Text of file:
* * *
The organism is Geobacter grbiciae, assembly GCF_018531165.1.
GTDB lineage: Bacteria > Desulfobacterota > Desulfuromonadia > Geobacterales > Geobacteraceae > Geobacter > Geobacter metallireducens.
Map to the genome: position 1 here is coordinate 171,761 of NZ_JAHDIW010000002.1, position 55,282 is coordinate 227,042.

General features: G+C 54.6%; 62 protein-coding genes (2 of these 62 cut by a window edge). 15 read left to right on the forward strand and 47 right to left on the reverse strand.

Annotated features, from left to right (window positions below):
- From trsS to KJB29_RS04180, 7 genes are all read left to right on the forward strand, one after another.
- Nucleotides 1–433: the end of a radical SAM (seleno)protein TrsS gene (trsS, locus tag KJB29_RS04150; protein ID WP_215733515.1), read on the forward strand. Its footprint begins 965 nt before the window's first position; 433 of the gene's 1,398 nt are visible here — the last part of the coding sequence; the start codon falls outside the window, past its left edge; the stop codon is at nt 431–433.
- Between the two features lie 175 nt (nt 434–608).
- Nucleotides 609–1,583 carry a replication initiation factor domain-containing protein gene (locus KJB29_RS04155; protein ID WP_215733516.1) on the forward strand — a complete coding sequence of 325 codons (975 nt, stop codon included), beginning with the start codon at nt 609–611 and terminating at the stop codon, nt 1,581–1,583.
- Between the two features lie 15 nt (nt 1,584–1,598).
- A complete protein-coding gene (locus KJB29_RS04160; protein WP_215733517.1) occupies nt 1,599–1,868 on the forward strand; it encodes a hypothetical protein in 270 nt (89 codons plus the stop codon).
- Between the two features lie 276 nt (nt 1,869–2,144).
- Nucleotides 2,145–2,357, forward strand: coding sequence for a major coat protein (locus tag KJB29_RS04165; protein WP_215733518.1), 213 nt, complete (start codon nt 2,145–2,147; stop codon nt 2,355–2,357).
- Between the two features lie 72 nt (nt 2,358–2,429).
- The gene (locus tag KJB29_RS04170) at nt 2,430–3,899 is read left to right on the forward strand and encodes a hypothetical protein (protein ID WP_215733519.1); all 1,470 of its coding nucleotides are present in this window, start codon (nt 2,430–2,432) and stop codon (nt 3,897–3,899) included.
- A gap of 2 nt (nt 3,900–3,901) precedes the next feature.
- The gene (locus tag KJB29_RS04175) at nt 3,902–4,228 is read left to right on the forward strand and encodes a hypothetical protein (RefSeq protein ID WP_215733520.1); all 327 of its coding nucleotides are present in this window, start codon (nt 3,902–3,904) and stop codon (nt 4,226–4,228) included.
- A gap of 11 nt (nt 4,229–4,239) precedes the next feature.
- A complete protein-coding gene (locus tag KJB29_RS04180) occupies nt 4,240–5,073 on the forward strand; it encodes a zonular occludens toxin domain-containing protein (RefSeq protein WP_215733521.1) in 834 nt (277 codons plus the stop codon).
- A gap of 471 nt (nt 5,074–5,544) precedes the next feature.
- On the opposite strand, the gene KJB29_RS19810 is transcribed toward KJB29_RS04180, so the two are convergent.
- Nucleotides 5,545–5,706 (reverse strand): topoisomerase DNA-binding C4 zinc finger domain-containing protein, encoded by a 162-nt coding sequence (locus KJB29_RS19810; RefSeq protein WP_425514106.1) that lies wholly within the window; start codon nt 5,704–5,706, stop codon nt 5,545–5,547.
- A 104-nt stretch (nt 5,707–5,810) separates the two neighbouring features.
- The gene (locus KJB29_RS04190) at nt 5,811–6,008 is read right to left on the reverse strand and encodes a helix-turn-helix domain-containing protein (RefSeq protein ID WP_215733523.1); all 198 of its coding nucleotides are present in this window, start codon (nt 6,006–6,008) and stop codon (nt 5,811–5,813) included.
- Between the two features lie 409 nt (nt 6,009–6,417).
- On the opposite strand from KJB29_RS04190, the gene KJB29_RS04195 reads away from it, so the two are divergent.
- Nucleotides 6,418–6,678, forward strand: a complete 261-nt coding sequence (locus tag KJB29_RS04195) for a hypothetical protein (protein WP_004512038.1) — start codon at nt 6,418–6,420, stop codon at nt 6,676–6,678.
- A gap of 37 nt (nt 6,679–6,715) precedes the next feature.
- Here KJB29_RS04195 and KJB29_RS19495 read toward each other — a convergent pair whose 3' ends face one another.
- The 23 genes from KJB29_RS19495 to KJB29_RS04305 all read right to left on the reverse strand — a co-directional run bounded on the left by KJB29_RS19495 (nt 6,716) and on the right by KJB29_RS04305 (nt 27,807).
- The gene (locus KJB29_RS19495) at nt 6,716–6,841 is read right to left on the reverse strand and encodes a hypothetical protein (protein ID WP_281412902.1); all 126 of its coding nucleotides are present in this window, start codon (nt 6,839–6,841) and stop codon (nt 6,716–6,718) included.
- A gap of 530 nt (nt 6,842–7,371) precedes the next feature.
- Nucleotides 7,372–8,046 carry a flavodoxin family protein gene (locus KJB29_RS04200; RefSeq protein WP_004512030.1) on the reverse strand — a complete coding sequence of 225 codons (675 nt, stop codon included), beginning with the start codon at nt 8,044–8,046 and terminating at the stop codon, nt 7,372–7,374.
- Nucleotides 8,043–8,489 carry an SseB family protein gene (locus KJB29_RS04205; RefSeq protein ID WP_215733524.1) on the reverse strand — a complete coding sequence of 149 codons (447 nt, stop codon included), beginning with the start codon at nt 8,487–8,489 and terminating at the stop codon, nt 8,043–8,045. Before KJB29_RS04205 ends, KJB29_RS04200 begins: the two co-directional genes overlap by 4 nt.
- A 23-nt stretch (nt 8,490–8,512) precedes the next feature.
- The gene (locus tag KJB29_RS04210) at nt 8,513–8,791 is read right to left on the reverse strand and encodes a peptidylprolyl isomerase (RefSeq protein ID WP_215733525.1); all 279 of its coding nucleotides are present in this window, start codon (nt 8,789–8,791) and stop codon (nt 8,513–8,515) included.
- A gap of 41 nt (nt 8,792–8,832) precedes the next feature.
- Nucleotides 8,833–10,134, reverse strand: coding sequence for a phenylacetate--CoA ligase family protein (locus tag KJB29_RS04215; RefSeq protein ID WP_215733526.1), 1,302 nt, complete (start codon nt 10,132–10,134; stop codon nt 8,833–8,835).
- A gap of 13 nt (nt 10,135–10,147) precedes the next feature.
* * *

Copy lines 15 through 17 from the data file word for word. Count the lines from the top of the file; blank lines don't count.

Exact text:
- The gene (locus tag KJB29_RS04170) at nt 2,430–3,899 is read left to right on the forward strand and encodes a hypothetical protein (protein ID WP_215733519.1); all 1,470 of its coding nucleotides are present in this window, start codon (nt 2,430–2,432) and stop codon (nt 3,897–3,899) included.
- A gap of 2 nt (nt 3,900–3,901) precedes the next feature.
- The gene (locus tag KJB29_RS04175) at nt 3,902–4,228 is read left to right on the forward strand and encodes a hypothetical protein (RefSeq protein ID WP_215733520.1); all 327 of its coding nucleotides are present in this window, start codon (nt 3,902–3,904) and stop codon (nt 4,226–4,228) included.